In other languages

In Tuvan the Cyrillic letter can be written as a
double vowel A digraph or digram (from the el, δίς ', "double" and ', "to write") is a pair of character Character(s) may refer to: Arts, entertainment, and media Literature * ''Character'' (novel), a 1936 Dutch novel by Ferdinand Bordewijk * '' ...
. In the
Tajik language Tajik (Tajik: , , ), also called Tajiki Persian (Tajik: , , ), Tajiki, and Tadzhiki, is the variety of Persian Persian may refer to: * People and things from Iran, historically called ''Persia'' in the English language ** Persians, Persian peopl ...
, the letters е and э have the same function, except that э is used at the beginning of a word (ex. Эрон, "
Iran Iran ( fa, ایران ), also called Persia, and officially the Islamic Republic of Iran, is a country in Western Asia Western Asia, West Asia, or Southwest Asia, is the westernmost subregion A subregion is a part of a larger regio ...

Iran
"). In
Mongolian Mongolian may refer to: * Something of, from, or related to Mongolia, a country in Asia * Mongolian people, or Mongols * Mongolia (1911–24), the government of Mongolia, 1911–1919 and 1921–1924 * Mongolian language * Mongolian alphabet * Mongo ...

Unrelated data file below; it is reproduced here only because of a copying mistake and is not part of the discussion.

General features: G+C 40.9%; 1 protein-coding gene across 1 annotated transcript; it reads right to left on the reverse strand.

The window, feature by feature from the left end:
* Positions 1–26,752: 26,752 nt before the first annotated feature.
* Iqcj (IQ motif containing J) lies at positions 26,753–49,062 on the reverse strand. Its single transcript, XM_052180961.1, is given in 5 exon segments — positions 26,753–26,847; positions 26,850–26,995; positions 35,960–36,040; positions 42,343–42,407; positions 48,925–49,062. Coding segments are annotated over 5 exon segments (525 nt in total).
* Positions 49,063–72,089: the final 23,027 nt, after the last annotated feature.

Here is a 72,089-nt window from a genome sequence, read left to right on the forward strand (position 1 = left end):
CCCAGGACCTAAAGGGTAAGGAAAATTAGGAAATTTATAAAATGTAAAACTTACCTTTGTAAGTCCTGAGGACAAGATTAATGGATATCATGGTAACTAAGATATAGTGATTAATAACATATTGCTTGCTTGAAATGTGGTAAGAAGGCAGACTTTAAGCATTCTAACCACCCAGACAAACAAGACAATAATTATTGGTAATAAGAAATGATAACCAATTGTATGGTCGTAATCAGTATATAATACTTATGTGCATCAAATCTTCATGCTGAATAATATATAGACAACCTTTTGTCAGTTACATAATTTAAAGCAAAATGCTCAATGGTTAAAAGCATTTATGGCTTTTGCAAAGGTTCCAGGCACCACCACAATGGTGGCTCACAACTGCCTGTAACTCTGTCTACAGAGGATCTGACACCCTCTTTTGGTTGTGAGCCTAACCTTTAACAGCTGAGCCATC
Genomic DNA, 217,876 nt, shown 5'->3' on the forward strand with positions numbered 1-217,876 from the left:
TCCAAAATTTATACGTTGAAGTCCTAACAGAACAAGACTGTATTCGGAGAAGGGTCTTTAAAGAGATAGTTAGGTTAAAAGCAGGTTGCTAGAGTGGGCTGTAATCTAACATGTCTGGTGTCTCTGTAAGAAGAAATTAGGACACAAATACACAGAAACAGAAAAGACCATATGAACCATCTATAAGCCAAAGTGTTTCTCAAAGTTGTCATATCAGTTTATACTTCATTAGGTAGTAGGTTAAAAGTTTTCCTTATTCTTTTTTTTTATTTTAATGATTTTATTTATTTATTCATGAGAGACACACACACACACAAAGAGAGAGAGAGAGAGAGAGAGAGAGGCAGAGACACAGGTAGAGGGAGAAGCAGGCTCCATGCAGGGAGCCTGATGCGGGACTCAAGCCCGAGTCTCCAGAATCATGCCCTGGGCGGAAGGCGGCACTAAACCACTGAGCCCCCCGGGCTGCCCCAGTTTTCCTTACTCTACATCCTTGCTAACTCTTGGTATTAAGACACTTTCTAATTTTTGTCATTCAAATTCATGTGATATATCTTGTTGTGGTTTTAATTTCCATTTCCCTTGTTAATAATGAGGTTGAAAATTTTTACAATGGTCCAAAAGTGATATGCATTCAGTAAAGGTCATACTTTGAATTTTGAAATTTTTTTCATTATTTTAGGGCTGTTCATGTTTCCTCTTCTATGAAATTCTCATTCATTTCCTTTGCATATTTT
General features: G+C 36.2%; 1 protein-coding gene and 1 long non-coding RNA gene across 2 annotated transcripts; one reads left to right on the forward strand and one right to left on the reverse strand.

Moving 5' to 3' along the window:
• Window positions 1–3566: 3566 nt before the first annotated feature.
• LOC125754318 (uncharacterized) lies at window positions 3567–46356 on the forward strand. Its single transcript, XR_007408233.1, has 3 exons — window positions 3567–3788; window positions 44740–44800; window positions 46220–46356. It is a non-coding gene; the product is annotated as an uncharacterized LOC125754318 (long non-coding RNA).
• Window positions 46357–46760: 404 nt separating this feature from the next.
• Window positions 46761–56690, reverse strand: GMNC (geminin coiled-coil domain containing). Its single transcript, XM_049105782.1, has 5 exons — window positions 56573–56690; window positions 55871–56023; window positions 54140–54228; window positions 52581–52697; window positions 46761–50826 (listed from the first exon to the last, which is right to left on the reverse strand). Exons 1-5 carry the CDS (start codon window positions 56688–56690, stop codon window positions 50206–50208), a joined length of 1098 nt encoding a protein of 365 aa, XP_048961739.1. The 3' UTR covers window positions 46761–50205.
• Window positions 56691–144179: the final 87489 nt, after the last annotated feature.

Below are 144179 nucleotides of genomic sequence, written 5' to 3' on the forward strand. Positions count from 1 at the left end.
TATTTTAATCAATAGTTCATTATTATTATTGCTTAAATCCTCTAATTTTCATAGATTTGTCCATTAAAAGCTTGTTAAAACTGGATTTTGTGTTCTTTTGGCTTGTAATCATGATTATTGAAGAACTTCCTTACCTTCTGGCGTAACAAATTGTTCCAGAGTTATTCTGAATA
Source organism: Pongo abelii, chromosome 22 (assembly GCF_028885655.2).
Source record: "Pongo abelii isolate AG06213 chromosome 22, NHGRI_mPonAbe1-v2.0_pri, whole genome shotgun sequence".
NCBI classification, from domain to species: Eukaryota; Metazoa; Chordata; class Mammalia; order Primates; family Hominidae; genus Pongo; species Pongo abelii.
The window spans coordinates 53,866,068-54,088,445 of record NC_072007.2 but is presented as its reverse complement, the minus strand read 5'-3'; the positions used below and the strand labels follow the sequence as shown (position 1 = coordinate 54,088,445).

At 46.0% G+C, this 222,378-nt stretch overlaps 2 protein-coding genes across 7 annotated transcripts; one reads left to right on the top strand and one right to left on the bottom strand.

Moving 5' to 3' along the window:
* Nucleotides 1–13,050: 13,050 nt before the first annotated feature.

Mongolian
, э is the standard letter to represent the /ɛ/ phoneme. It is often written doubled to represent the /eː/ phoneme. Е, however, is only used in the few Mongolian words containing it, Russian loanwords and Russian-style transcriptions of foreign names.


Related letters and other similar characters

* Е е :
Cyrillic letter Ye
Cyrillic letter Ye
* Є є : Cyrillic letter Ukrainian Ye * E e :
Latin letter E
Latin letter E
* É é :
Latin letter E with acute Latin (, or , ) is a classical language belonging to the Italic languages, Italic branch of the Indo-European languages. Latin was originally spoken in the area around Rome, known as Latium. Through the power of the Roman Republic, it became the ...
* Ê ê : Latin letter E with circumflex * ℈ : Scruple (
Apothecaries' system The apothecaries' system, or apothecaries' weights and measures, is a historical system of mass Mass is the quantity Quantity is a property that can exist as a multitude or magnitude, which illustrate discontinuity and continuity. Q ...
)


Computing codes


References


External links

* *{{Wiktionary-inline, э Vowel letters